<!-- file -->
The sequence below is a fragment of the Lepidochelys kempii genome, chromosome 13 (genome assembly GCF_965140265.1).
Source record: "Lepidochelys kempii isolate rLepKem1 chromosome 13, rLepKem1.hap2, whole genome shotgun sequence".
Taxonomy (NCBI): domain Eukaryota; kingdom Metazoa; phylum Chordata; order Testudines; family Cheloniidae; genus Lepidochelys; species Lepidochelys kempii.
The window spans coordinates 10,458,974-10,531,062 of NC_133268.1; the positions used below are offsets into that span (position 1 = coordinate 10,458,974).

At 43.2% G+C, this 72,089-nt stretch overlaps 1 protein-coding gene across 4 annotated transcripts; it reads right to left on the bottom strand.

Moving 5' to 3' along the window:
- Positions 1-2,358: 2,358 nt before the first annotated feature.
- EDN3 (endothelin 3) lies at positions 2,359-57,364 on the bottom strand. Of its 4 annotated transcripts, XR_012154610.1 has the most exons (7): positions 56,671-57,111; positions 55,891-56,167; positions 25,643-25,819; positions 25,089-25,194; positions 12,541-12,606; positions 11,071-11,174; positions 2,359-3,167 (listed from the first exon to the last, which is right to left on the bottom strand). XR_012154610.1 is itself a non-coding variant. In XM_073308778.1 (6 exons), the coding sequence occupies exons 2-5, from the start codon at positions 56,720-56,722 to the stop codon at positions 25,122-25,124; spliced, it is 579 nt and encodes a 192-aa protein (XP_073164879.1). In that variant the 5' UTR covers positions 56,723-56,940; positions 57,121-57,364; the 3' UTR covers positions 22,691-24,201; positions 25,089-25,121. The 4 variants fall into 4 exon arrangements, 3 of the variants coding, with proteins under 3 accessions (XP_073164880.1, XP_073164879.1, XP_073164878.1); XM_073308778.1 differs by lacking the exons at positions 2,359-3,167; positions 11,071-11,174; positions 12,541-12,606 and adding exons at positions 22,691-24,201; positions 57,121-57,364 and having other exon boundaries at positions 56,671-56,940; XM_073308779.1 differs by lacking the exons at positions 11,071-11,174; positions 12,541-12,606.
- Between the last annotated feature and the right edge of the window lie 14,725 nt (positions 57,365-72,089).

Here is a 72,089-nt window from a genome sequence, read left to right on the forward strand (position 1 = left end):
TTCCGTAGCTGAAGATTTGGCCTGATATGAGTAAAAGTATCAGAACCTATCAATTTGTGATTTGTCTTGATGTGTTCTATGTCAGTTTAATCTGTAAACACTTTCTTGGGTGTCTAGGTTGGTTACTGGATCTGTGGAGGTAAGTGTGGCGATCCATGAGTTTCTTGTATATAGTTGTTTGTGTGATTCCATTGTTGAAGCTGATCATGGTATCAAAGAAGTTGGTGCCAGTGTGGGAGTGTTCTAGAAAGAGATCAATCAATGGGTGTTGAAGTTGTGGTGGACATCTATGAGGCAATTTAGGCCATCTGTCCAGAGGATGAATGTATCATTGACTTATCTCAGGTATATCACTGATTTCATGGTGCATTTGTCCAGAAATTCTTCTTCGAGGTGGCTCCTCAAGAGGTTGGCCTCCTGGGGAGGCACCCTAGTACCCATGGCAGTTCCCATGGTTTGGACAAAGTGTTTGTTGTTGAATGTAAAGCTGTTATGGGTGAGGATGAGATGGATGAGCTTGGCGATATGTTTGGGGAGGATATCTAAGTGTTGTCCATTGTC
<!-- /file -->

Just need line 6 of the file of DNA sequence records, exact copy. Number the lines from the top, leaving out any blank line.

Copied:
Moving 5' to 3' along the window: